I told you last November about how I gave up peanut butter, ice cream and everything else that’s fun in an attempt to stay healthy. Now I have a problem: Lent begins on 10th February. Try as I might, I can’t think of anything to give up – there’s nothing left that I would really miss!
Of course, I’m not thinking hard enough. Since I decided to take Christian faith seriously back in my student days, I’ve lost count of the years in which I’ve kept Lent. Over the years, I’ve spent the forty days leading up to Easter in different ways. I’ve given things up; one year I skipped lunch on Fridays; I’ve taken up a new activity; I’ve studied the Bible with others, and I’ve led discussion groups. But what am I going to do this year?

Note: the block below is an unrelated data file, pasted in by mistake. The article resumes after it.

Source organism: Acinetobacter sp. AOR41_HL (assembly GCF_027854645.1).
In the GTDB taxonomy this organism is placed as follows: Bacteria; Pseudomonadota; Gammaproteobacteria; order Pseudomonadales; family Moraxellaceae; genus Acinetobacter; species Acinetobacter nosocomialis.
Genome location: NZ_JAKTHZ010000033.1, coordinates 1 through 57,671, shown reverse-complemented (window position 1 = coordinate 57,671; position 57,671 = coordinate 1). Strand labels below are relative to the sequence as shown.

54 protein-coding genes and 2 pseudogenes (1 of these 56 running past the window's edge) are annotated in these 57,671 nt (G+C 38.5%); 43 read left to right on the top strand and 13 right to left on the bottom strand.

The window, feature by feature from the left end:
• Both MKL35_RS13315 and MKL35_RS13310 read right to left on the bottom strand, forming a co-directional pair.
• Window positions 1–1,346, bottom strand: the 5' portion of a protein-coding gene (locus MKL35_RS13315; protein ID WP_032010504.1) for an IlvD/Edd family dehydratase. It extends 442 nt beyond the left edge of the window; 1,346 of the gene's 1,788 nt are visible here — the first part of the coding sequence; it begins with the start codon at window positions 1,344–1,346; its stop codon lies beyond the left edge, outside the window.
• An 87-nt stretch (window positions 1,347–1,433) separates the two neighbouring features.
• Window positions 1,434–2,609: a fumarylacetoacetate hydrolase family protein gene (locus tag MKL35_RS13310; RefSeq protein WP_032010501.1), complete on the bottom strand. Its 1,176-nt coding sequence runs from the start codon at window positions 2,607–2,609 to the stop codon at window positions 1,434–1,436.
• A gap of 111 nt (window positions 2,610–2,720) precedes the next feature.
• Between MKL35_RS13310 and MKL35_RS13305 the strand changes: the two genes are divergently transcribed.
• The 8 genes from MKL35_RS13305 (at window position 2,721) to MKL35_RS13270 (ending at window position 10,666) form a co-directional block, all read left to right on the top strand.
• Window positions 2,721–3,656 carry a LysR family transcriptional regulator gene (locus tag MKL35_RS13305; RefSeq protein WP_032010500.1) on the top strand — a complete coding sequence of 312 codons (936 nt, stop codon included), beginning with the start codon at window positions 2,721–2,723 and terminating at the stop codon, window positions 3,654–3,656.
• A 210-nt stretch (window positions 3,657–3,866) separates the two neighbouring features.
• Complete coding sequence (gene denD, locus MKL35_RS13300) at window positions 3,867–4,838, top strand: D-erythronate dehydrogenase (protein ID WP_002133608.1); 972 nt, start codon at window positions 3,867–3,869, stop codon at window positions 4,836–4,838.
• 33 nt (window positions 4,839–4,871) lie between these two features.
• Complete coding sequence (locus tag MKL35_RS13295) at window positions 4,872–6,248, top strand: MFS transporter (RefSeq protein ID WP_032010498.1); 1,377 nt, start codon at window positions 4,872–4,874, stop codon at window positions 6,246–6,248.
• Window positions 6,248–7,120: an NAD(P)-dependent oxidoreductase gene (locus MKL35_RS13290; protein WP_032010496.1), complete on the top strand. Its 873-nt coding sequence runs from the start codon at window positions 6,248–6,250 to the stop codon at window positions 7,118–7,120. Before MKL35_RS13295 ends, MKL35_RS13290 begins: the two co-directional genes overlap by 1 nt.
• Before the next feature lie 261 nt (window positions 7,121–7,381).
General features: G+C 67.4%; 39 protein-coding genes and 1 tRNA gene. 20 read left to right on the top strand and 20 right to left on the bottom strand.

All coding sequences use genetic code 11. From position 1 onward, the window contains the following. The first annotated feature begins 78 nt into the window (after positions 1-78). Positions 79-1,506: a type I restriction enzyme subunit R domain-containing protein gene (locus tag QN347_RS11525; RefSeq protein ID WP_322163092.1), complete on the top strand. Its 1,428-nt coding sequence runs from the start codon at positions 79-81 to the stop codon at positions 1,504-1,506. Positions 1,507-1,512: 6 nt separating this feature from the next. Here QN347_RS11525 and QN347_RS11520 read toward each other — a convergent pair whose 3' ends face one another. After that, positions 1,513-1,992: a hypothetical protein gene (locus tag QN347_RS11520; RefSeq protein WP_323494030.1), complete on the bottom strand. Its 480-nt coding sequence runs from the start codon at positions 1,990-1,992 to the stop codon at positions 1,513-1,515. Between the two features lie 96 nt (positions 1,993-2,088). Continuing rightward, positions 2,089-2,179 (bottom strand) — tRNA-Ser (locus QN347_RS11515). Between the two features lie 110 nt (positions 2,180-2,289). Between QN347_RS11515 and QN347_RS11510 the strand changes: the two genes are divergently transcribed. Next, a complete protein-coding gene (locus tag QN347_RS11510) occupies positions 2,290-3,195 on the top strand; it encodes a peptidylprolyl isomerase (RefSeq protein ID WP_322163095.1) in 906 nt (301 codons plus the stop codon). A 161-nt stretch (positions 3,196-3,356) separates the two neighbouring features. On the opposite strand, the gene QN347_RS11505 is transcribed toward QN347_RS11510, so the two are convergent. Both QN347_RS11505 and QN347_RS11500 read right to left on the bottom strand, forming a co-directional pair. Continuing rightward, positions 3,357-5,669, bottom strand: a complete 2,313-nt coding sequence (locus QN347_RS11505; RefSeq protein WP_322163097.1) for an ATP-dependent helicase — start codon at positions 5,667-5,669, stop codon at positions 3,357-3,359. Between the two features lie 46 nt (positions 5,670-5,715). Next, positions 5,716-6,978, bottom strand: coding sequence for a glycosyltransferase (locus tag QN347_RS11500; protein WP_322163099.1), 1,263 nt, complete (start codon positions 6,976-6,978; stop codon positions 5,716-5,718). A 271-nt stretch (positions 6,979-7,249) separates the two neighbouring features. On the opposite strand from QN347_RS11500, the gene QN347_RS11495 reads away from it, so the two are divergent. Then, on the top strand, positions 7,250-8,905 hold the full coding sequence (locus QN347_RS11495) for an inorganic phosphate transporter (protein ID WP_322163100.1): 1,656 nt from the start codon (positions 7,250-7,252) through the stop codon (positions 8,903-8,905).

The day before Lent begins is called Shrove Tuesday, not because we gorge pancakes but because it was when people came to church to be shriven, or to confess their sins. This, says Richard Holloway, a former Bishop of Edinburgh, is a good thing because recognising our failures and seeking and accepting forgiveness for them can more liberating for us than anything else we can imagine.
The Bible says that Jesus spent forty days and nights in the desert, thinking about who and what he was, and what to do about it, and Lent is a time for us to do the same. That I can admit that I’m still not quite the person that I would like to be, Richard Holloway would say, is a good thing. Everyone makes mistakes; real tragedy, he says, lies in refusing to recognise them.
So I wish you a good Lent, and look forward with you to the joy of Easter.